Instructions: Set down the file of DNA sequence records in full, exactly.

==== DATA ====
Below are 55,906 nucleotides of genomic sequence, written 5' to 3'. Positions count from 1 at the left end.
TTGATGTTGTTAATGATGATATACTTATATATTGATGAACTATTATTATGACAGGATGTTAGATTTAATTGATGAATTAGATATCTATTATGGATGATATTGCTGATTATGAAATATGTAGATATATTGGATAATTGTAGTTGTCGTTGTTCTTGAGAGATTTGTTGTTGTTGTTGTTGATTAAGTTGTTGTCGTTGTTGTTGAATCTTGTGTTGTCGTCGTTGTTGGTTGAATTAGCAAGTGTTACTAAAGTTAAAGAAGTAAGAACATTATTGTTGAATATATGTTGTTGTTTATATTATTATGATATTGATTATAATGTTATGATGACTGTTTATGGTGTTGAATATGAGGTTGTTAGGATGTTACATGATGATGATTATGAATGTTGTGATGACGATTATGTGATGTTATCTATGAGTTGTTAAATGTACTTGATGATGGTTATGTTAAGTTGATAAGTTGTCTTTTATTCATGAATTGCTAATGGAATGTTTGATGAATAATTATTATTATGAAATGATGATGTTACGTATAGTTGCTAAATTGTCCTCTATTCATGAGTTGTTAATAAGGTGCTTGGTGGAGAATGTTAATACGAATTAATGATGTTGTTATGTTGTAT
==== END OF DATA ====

Below are 55,906 nucleotides of genomic sequence, written 5' to 3'. Positions count from 1 at the left end.
TTGATGTTGTTAATGATGATATACTTATATATTGATGAACTATTATTATGACAGGATGTTAGATTTAATTGATGAATTAGATATCTATTATGGATGATATTGCTGATTATGAAATATGTAGATATATTGGATAATTGTAGTTGTCGTTGTTCTTGAGAGATTTGTTGTTGTTGTTGTTGATTAAGTTGTTGTCGTTGTTGTTGAATCTTGTGTTGTCGTCGTTGTTGGTTGAATTAGCAAGTGTTACTAAAGTTAAAGAAGTAAGAACATTATTGTTGAATATATGTTGTTGTTTATATTATTATGATATTGATTATAATGTTATGATGACTGTTTATGGTGTTGAATATGAGGTTGTTAGGATGTTACATGATGATGATTATGAATGTTGTGATGACGATTATGTGATGTTATCTATGAGTTGTTAAATGTACTTGATGATGGTTATGTTAAGTTGATAAGTTGTCTTTTATTCATGAATTGCTAATGGAATGTTTGATGAATAATTATTATTATGAAATGATGATGTTACGTATAGTTGCTAAATTGTCCTCTATTCATGAGTTGTTAATAAGGTGCTTGGTGGAGAATGTTAATACGAATTAATGATGTTGTTATGTTGTAT